The gemara relates a story where the wife of Rav Huna came to din in front of Rav Nachman, and Rav Nachman was conflicted whether he should stand for her. On one hand she is an eishes chaver, so he should stand, but on the other hand it will cause the other litigant not to be able to articulate his case (because the perception is that the din was lost before it even began). So, Rav Nachman told his clerk to throw a duck at him which will cause him to stand. He will really be standing to honor the wife of Rav Huna, but it will look to the other litigant that he is only standing because of the duck being thrown at him.
Rashi points out that this is after the death of Rav Huna. It is not clear what compels rashi to say this, but the implication is that even after the death of a Talmid Chacham, his wife has status of eishes chaver. Perhaps what compels Rashi to say this is the question of Tosafos. Tosafos asks that for kavod hatorah one is allowed to violate the aseh of having the ba'alei dinim stand, so what was the problem – Rav Nachman could have sat and had her sit as well? Tosafos answers (second answer) that although there is a requirement to stand for an eishes chaver even after he dies, the advantage of “kavod hatorah a'dif” only applies in his lifetime. Since Rav Huna was already dead, the aseh of standing for an eishes chaver is no stronger than the aseh of having the ba'alei dinim to stand, so he couldn't have allowed her sit. But, another possibility of how rashi knows that Rav Huna was not longer alive is that had he been alive, he would have come to din because any monetary matters would impact him (even on nichsei mi'lug he gets the fruits) and wouldn't have sent her. The Ran explains this approach of Tosafos that the mitzvah to be mechabed the wife of a chaver after he dies is only d'rabonon, therefore R. Nachman wasn't able to violate the mitzvah for the dayan to sit while the ba'alei dinim stand.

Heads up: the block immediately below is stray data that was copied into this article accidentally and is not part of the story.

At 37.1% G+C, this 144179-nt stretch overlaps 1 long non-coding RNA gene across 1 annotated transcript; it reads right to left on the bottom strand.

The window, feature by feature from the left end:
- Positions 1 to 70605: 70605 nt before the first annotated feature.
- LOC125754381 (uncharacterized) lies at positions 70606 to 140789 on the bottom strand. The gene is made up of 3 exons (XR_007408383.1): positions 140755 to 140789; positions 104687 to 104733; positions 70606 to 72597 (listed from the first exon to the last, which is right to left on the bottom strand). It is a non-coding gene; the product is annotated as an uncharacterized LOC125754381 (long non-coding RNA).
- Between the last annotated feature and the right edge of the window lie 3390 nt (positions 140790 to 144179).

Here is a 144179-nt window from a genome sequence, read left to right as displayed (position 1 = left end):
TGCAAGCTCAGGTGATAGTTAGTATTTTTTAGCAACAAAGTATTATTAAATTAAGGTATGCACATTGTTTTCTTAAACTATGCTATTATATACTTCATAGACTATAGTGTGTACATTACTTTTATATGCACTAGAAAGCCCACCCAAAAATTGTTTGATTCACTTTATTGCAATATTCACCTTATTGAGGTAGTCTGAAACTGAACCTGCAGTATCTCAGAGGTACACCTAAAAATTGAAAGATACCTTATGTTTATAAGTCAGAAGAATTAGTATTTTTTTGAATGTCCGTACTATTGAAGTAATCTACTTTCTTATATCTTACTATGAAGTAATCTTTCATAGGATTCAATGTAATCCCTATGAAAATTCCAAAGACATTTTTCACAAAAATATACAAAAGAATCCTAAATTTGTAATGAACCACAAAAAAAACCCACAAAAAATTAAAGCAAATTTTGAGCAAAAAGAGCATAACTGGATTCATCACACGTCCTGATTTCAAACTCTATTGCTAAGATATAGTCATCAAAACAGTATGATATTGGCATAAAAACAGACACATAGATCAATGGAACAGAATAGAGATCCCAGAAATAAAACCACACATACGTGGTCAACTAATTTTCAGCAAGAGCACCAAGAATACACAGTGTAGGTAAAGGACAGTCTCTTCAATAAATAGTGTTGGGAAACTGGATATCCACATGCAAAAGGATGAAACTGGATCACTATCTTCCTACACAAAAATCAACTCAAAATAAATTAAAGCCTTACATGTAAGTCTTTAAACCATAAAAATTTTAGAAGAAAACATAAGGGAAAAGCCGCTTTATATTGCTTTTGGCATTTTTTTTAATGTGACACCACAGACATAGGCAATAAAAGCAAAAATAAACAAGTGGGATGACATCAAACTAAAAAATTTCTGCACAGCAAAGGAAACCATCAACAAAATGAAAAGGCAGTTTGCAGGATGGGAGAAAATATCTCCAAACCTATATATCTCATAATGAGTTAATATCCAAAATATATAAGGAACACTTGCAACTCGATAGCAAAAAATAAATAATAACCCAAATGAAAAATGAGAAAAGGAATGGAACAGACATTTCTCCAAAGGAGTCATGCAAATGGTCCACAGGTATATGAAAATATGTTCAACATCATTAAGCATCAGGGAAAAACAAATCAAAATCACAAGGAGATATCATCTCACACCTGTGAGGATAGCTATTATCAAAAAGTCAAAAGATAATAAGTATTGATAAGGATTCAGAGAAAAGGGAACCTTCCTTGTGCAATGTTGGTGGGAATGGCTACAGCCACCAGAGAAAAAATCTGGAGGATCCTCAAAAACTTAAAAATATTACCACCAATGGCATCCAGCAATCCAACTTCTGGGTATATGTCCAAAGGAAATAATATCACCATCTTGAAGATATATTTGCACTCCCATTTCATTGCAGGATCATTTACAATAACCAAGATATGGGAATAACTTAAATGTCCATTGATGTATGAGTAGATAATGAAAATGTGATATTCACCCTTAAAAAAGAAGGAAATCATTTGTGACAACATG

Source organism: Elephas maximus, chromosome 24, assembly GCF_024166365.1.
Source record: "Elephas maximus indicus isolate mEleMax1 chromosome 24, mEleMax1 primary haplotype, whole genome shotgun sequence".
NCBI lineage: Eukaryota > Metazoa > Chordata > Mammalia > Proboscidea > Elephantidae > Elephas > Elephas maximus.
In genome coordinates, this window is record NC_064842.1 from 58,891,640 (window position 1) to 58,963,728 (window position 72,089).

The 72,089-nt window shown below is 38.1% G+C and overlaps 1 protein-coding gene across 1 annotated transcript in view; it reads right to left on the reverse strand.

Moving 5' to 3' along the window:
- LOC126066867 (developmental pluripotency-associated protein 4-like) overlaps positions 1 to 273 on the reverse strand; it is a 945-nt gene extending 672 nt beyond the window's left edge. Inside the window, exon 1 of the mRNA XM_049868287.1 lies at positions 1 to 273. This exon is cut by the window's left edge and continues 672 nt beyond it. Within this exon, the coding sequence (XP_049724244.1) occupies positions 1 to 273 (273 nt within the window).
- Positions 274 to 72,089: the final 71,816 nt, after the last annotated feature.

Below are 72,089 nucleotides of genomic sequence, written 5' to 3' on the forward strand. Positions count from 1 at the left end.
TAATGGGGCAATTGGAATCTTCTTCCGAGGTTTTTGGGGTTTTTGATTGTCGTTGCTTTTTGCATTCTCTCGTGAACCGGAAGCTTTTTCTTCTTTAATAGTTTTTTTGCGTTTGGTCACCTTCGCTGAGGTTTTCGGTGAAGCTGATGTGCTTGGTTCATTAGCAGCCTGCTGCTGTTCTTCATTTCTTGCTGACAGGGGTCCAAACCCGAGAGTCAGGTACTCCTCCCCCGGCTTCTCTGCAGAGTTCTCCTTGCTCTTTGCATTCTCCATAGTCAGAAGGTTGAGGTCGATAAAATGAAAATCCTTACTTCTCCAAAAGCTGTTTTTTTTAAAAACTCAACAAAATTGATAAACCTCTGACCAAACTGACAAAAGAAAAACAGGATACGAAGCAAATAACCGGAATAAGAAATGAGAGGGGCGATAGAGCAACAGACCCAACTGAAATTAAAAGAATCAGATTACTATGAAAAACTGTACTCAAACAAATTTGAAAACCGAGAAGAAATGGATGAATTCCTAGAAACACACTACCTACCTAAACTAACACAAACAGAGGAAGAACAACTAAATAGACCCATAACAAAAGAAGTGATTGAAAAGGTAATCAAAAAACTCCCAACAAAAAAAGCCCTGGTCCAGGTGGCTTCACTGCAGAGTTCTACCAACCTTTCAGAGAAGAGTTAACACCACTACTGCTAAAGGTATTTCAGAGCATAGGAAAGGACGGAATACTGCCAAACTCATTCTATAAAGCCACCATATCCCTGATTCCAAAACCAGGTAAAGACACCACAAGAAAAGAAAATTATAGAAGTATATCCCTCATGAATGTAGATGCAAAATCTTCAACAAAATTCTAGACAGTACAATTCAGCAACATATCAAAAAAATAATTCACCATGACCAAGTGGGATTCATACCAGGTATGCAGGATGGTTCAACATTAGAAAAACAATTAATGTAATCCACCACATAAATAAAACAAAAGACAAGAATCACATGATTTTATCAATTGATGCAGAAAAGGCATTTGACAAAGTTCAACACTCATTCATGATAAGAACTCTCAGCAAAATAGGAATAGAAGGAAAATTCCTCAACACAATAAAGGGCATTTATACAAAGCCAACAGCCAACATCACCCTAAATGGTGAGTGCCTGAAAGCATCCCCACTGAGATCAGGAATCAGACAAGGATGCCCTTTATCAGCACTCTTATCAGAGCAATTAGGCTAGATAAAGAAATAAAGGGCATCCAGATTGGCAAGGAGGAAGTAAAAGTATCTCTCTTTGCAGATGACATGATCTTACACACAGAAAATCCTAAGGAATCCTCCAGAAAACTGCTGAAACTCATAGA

Tosafos raises another question on this gemara. The solution of Rav Nachman doesn't seem effective because to fulfill the concept of standing for a T.C. (or eishes chaver), it would have to be a standing that has hidur? Tosafos seems to understand that the din of “kima she'yesh ba hi'dur” means that it is not sufficient for Rav Nachman to stand having in mind that he is standing for her, but that it would have to be recognizable that he is standing for her, so if it looks like he is only standing because of the duck thrown at him, there is no kiyum mitzvah in the standing? Tosafos gives 2 answers: 1. There are two dinim in standing for a T.C. (and eishes chaver). One is an issur to sit in their presence, and secondly there is a positive kiyum in the standing. Although the kiyum mitzvah would only be when it is recognizable that he is standing for her, Rav Nachman would still not be in violation of an issur since he would be standing. It would seem that the same would be true if one is already standing when the talmid chacham enters the room, there is no way to fulfill the positive mitzvah of standing since there is no hidur in the standing, but this would also not be a violation of not standing since he is in fact standing. 2. Tosafos qualifies the “hidur” requirement that it wouldn't have to be recognizable to everyone that he is standing for her, it would only have to be recognizable for her. So long as she would realize that he is standing for her, that would be considered a standing that has “hidur”, and she would have realized that he is actually standing for her. It would come out that the 2 answers of Tosafos argue whether to fulfill the “hidur” din, it has to be obvious to everyone that the standing is for the talmid chacham, or it would just have to be obvious to the talmid chacham himself.